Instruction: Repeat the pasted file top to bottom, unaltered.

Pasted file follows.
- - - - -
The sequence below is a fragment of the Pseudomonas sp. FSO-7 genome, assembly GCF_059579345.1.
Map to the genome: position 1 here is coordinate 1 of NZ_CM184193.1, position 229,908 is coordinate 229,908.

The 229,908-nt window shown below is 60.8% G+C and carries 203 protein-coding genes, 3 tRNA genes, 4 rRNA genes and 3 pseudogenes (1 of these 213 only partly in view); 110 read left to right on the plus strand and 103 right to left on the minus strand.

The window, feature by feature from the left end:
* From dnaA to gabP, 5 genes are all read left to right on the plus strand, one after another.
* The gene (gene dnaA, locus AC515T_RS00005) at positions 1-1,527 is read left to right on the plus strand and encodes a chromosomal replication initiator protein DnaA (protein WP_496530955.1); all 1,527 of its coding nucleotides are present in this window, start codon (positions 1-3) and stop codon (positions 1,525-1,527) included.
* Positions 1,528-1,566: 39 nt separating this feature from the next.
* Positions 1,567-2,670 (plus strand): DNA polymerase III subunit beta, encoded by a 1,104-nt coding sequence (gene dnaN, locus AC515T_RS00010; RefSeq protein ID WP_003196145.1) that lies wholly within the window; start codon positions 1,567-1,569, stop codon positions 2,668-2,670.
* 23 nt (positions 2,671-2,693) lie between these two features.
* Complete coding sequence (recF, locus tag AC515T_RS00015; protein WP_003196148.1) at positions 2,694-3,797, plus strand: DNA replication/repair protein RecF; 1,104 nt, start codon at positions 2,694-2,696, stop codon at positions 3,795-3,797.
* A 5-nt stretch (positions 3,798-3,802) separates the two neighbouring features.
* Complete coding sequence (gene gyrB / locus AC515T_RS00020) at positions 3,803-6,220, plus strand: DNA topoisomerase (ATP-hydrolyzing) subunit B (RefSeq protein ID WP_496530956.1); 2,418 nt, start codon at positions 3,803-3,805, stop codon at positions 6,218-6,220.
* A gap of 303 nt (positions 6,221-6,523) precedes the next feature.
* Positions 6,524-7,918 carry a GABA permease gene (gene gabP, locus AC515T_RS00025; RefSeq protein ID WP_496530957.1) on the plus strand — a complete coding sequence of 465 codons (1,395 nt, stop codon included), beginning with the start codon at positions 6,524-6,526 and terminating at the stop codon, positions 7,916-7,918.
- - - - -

The sequence below is a fragment of the Pseudomonas sp. FSO-7 genome, assembly GCF_059579345.1.
Map to the genome: position 1 here is coordinate 1 of NZ_CM184193.1, position 229,908 is coordinate 229,908.

The 229,908-nt window shown below is 60.8% G+C and carries 203 protein-coding genes, 3 tRNA genes, 4 rRNA genes and 3 pseudogenes (1 of these 213 only partly in view); 110 read left to right on the plus strand and 103 right to left on the minus strand.

The window, feature by feature from the left end:
* From dnaA to gabP, 5 genes are all read left to right on the plus strand, one after another.
* The gene (gene dnaA, locus AC515T_RS00005) at positions 1-1,527 is read left to right on the plus strand and encodes a chromosomal replication initiator protein DnaA (protein WP_496530955.1); all 1,527 of its coding nucleotides are present in this window, start codon (positions 1-3) and stop codon (positions 1,525-1,527) included.
* Positions 1,528-1,566: 39 nt separating this feature from the next.
* Positions 1,567-2,670 (plus strand): DNA polymerase III subunit beta, encoded by a 1,104-nt coding sequence (gene dnaN, locus AC515T_RS00010; RefSeq protein ID WP_003196145.1) that lies wholly within the window; start codon positions 1,567-1,569, stop codon positions 2,668-2,670.
* 23 nt (positions 2,671-2,693) lie between these two features.
* Complete coding sequence (recF, locus tag AC515T_RS00015; protein WP_003196148.1) at positions 2,694-3,797, plus strand: DNA replication/repair protein RecF; 1,104 nt, start codon at positions 2,694-2,696, stop codon at positions 3,795-3,797.
* A 5-nt stretch (positions 3,798-3,802) separates the two neighbouring features.
* Complete coding sequence (gene gyrB / locus AC515T_RS00020) at positions 3,803-6,220, plus strand: DNA topoisomerase (ATP-hydrolyzing) subunit B (RefSeq protein ID WP_496530956.1); 2,418 nt, start codon at positions 3,803-3,805, stop codon at positions 6,218-6,220.
* A gap of 303 nt (positions 6,221-6,523) precedes the next feature.
* Positions 6,524-7,918 carry a GABA permease gene (gene gabP, locus AC515T_RS00025; RefSeq protein ID WP_496530957.1) on the plus strand — a complete coding sequence of 465 codons (1,395 nt, stop codon included), beginning with the start codon at positions 6,524-6,526 and terminating at the stop codon, positions 7,916-7,918.